• Certain antibiotics;
  • Certain antidepressants;
  • Certain antifungal medication; 
  • Older antihistamines;
  • Certain acne medications; 
  • Certain diabetes medications; 
  • Some heart medications.

Of course, sun sensitivity should be listed in the side effects or directions of your medication. Talk to your healthcare provider about proper sun safety while using any of these medications or treatments. 

6. Be Aware of the UV Index and Reflection

If you’re planning on traveling or simply planing a fun day in the sun, do your research about the UV index. The UV index, or the ultraviolet index, is an international standard measurement for the strength of ultraviolet radiation in any particular place. 

This can help you understand your sun damage risk for your area, especially if you live in a high-risk area like Australia. Certain factors can increase or decrease the UV index for your area. For example, snow is reflective and therefore can increase the UV index. While air pollution can shield UV rays, and lower the index. 

To check the UV index for your area, you can use the EPA’s UV Index search portal. Alternatively, weather apps may include the UV index in their forecast.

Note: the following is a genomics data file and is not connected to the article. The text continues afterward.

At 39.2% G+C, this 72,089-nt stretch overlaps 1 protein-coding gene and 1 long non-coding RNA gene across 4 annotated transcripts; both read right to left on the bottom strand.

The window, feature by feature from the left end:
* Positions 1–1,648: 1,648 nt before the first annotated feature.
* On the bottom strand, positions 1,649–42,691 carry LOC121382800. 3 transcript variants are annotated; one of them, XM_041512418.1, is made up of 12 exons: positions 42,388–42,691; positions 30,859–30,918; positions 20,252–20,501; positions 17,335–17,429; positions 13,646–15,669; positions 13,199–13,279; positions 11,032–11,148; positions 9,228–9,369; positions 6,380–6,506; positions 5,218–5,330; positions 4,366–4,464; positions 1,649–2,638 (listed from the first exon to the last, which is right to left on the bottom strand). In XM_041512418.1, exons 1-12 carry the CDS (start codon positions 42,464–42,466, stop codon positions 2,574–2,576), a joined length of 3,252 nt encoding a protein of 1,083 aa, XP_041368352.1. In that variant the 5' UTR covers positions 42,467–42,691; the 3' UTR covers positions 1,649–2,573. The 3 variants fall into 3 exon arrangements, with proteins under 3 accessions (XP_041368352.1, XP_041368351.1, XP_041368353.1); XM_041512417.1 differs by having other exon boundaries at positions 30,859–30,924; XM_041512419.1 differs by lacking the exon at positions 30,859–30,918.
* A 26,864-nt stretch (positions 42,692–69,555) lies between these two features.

7. Avoid Indoor Tanning Beds

In addition to limiting direct sun exposure outdoors, you’ll want to avoid tanning beds and booths. Artificial tanning beds use direct UV light to create their desired effect. This is the exact radiation that makes you tan in the natural sun, as well as causes skin damage and cancers. Even one tanning session can increase your likelihood of developing melanoma skin cancer by 20 percent. This is due to the direct and incredibly close exposure to UV lights offered by tanning beds. 

It should be noted that there is no “safe” suntan, even in natural light. A tan is a result of minor skin damage caused by UV rays, and therefore all tanning will result in some level of skin damage. Safer alternatives to sun tanning include tanning creams, sprays, and other topical applications.

8. Keep Your Children Safe

As we’ve mentioned, children are more prone to skin damage and dehydration than adults. This is because they have more fragile skin and much smaller bodies. Protecting young children from the sun is incredibly important for their skin safety. It should be noted that most sunscreens have an age limit. 

Infants under six months should generally not wear SPF over 15 if they wear any at all. The chemicals and oils in sunscreen can cause a range of skin irritations from mild conditions, such as a rash, to more extreme conditions, including eczema. Check your sunscreen for any age warnings before applying it to your baby's skin. 

With proper sun protection, you can improve the health of your skin, as well as the look of it. Wearing a strong enough SPF, reducing your direct exposure, wearing a hat to keep the sun off, and protecting against dehydration are the best ways to stay safe in the sun.